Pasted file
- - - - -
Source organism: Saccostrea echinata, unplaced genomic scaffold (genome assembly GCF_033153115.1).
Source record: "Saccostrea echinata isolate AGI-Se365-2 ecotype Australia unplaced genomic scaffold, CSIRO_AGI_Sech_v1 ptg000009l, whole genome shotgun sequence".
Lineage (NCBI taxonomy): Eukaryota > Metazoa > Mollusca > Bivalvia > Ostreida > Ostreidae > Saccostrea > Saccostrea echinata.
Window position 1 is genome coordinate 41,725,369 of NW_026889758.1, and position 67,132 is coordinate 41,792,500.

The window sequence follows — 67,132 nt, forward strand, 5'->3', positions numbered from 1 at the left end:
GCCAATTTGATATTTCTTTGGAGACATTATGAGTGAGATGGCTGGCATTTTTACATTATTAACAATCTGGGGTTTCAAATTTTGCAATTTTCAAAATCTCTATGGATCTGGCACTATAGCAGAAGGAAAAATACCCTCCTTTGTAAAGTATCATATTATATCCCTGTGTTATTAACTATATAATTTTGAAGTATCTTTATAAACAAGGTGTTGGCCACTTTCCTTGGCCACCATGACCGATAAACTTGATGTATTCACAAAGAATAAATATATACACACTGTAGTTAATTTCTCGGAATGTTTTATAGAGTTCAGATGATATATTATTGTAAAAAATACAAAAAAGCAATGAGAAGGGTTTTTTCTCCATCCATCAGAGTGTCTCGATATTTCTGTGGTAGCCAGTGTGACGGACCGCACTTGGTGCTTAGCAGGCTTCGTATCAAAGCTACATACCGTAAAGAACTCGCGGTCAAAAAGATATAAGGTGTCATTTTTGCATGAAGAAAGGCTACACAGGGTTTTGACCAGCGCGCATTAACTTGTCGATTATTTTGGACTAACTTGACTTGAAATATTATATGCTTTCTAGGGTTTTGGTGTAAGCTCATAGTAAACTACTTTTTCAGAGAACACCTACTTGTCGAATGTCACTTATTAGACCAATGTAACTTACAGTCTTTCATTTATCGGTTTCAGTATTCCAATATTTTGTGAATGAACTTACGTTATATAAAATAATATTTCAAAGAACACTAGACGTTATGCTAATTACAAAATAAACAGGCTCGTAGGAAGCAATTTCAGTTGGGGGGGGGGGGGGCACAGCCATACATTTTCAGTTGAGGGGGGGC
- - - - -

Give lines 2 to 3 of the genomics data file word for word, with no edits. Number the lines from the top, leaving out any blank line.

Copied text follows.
Source record: "Saccostrea echinata isolate AGI-Se365-2 ecotype Australia unplaced genomic scaffold, CSIRO_AGI_Sech_v1 ptg000009l, whole genome shotgun sequence".
Lineage (NCBI taxonomy): Eukaryota > Metazoa > Mollusca > Bivalvia > Ostreida > Ostreidae > Saccostrea > Saccostrea echinata.